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Fische und Saurier aus dem Hochgebirge : Fossilien aus der mittleren Trias bei Davos


Fische und Saurier aus dem Hochgebirge : Fossilien aus der mittleren Trias bei Davos. Edited by: Furrer, Heinz (2019). Zürich: Naturforschende Gesellschaft in Zürich.

Abstract

Since 1989, a small team of University of Zurich palaeontologists, together with passionate amateur workers, have collected well preserved vertebrate, invertebrate and plant fossils from the south eastern Swiss Alps (Austroalpine Silvretta nappe). The fossils are from the Middle Triassic Prosanto Formation, an important 100—200 m thick sequence of dark laminated limestone, marl and dolomite. The sediments were deposited in a small, 20—30 km wide restricted basin on a large shallow-water, carbonate platform (represented by the dolomites of the Vallatscha Formation) in the western Tethys. Radiometric dating (U-Pb) of a volcaniclastic layer indicates an age of 241 Ma (early Ladinian) for the most fossiliferous beds of the upper Prosanto Formation; the middle and lower parts are perhaps late Anisian. After initial collection from scree the fossils have since been gathered in systematic bed-by-bed excavations taking place over two to three weeks every summer. There are three main excavation sites, all located in the Ducan and Landwasser regions west and southwest of Davos (Canton Graubünden) at an altitude of 2600—2800 m above sea level. To date, several hundred small but well preserved skeletons of 25 different actinopterygian fishes, two actinistian fishes and two aquatic sauropterygian reptiles have been discovered, carefully prepared and studied, alongside as much if not more fragmentary or disarticulated material. Other finds include a shark tooth, a few echinoderms, cephalopods, brachiopods, several crustaceans, bivalves, gastropods, siliceous sponges, benthic foraminifera and dasycladacean algae, all pointing to a marine environment. The benthic organisms did not live on the seabed of the basin, being washed in with sediments disturbed by storm activity across the platform or slumping sediments around the basin edge. Rare insects and terrestrial reptiles, together with common plant remains indicate nearby islands or larger land areas. The Prosanto Formation has provided one of the best preserved fossil marine faunas of the Middle Triassic, well comparable to the classic marine vertebrate fauna from Monte San Giorgio, a UNESCO world heritage site on the border of southern Switzerland and northern Italy. Around the world, similar Middle Triassic marine vertebrate faunas are known from the German Muschelkalk, Spitsbergen, Greenland, North America and southwestern China.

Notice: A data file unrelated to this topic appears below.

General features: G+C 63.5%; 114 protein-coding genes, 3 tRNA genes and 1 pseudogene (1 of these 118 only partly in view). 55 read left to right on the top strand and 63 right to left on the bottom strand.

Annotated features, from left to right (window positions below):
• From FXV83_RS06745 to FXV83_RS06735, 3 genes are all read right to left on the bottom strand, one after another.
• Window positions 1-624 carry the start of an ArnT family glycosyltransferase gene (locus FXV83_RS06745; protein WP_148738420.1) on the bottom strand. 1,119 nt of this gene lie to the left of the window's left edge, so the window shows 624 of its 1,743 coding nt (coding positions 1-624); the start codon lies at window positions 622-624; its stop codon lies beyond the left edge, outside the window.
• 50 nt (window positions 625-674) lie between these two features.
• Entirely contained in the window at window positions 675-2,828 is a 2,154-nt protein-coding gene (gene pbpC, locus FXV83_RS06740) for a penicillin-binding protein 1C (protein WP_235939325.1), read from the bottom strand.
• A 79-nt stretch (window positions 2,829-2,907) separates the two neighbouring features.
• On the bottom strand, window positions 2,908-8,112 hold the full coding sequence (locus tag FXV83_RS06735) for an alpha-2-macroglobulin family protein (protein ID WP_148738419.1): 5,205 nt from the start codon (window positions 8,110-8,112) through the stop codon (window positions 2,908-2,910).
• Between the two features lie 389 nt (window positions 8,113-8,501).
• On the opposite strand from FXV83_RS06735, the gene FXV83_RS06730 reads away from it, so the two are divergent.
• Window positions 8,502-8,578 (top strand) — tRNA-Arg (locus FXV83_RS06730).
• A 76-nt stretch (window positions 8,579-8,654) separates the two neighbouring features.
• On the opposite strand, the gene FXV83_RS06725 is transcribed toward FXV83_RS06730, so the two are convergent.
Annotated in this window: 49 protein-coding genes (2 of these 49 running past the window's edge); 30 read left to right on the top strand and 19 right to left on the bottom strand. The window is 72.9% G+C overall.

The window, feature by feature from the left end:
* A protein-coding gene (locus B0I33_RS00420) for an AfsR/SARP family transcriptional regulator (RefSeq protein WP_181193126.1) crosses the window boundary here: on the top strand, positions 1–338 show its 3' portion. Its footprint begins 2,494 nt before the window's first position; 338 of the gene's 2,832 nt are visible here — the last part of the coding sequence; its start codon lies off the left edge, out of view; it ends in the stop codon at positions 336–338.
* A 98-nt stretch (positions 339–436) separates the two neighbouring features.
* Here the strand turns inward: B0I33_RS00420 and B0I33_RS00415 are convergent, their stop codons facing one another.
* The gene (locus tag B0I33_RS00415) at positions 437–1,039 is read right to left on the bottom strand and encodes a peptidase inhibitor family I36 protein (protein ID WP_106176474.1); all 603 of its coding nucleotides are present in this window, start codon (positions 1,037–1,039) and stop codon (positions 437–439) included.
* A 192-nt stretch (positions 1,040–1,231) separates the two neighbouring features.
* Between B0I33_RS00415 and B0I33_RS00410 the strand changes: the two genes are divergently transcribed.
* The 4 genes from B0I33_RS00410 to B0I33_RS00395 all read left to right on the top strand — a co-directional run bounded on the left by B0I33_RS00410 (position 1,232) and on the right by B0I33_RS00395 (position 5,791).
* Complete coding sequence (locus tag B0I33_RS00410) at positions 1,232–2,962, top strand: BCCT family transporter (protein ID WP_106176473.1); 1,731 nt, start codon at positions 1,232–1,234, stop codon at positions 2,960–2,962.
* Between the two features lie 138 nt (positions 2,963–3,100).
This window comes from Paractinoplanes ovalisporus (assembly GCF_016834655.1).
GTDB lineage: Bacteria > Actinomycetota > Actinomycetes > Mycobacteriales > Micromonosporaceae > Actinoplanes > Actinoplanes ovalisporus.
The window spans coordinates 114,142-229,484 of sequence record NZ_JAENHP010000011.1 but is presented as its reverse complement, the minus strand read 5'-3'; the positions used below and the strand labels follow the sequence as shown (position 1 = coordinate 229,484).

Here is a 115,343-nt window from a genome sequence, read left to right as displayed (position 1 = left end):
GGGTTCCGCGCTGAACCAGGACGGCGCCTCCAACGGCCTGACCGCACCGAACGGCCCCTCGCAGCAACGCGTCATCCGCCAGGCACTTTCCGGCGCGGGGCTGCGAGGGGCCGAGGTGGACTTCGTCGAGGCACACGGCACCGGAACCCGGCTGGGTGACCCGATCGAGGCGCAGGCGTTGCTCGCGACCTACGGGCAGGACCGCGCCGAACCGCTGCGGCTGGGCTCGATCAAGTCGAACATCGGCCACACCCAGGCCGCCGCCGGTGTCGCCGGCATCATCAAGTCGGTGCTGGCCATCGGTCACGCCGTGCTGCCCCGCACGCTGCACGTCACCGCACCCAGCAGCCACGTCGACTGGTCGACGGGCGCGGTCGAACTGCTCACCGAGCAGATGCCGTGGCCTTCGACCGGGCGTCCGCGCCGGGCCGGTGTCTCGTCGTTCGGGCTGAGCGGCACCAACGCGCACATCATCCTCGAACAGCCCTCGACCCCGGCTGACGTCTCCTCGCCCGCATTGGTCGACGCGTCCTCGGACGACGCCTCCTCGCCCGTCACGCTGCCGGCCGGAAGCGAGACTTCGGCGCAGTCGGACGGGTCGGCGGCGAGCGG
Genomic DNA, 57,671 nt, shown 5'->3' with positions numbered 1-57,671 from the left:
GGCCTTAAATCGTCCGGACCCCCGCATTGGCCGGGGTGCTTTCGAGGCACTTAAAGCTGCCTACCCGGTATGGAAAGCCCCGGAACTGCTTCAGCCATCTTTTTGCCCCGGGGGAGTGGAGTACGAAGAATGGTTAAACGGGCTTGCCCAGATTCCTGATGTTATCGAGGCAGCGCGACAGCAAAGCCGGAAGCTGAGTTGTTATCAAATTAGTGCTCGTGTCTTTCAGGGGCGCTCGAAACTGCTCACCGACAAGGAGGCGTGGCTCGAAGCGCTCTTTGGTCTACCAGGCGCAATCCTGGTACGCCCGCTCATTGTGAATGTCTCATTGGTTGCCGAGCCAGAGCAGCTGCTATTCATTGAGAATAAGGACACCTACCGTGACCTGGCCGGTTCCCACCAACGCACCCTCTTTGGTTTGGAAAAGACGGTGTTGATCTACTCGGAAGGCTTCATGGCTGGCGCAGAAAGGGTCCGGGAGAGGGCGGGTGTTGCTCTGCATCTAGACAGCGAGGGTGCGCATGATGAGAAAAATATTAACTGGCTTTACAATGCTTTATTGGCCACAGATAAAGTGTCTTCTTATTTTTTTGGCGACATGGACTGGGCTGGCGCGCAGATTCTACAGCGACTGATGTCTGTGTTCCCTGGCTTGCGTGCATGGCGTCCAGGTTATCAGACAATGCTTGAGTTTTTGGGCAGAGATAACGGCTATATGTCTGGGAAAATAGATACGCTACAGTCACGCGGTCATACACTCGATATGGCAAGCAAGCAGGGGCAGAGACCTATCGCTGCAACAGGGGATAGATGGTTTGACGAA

Abstract

Since 1989, a small team of University of Zurich palaeontologists, together with passionate amateur workers, have collected well preserved vertebrate, invertebrate and plant fossils from the south eastern Swiss Alps (Austroalpine Silvretta nappe). The fossils are from the Middle Triassic Prosanto Formation, an important 100—200 m thick sequence of dark laminated limestone, marl and dolomite. The sediments were deposited in a small, 20—30 km wide restricted basin on a large shallow-water, carbonate platform (represented by the dolomites of the Vallatscha Formation) in the western Tethys. Radiometric dating (U-Pb) of a volcaniclastic layer indicates an age of 241 Ma (early Ladinian) for the most fossiliferous beds of the upper Prosanto Formation; the middle and lower parts are perhaps late Anisian. After initial collection from scree the fossils have since been gathered in systematic bed-by-bed excavations taking place over two to three weeks every summer. There are three main excavation sites, all located in the Ducan and Landwasser regions west and southwest of Davos (Canton Graubünden) at an altitude of 2600—2800 m above sea level. To date, several hundred small but well preserved skeletons of 25 different actinopterygian fishes, two actinistian fishes and two aquatic sauropterygian reptiles have been discovered, carefully prepared and studied, alongside as much if not more fragmentary or disarticulated material. Other finds include a shark tooth, a few echinoderms, cephalopods, brachiopods, several crustaceans, bivalves, gastropods, siliceous sponges, benthic foraminifera and dasycladacean algae, all pointing to a marine environment. The benthic organisms did not live on the seabed of the basin, being washed in with sediments disturbed by storm activity across the platform or slumping sediments around the basin edge. Rare insects and terrestrial reptiles, together with common plant remains indicate nearby islands or larger land areas. The Prosanto Formation has provided one of the best preserved fossil marine faunas of the Middle Triassic, well comparable to the classic marine vertebrate fauna from Monte San Giorgio, a UNESCO world heritage site on the border of southern Switzerland and northern Italy. Around the world, similar Middle Triassic marine vertebrate faunas are known from the German Muschelkalk, Spitsbergen, Greenland, North America and southwestern China.

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Additional indexing

Other titles:Neujahrsblatt der Naturforschenden Gesellschaft in Zürich NGZH 221. Stück | 2019
Item Type:Edited Scientific Work
Communities & Collections:07 Faculty of Science > Paleontological Institute and Museum
Dewey Decimal Classification:560 Fossils & prehistoric life
Language:German
Date:2019
Deposited On:10 Apr 2019 12:45
Last Modified:25 Sep 2019 00:33
Publisher:Naturforschende Gesellschaft in Zürich
ISSN:0379-1327
OA Status:Green
Free access at:Official URL. An embargo period may apply.
Official URL:http://www.ngzh.ch/media/njb/Neujahrsblatt_NGZH_2019.pdf

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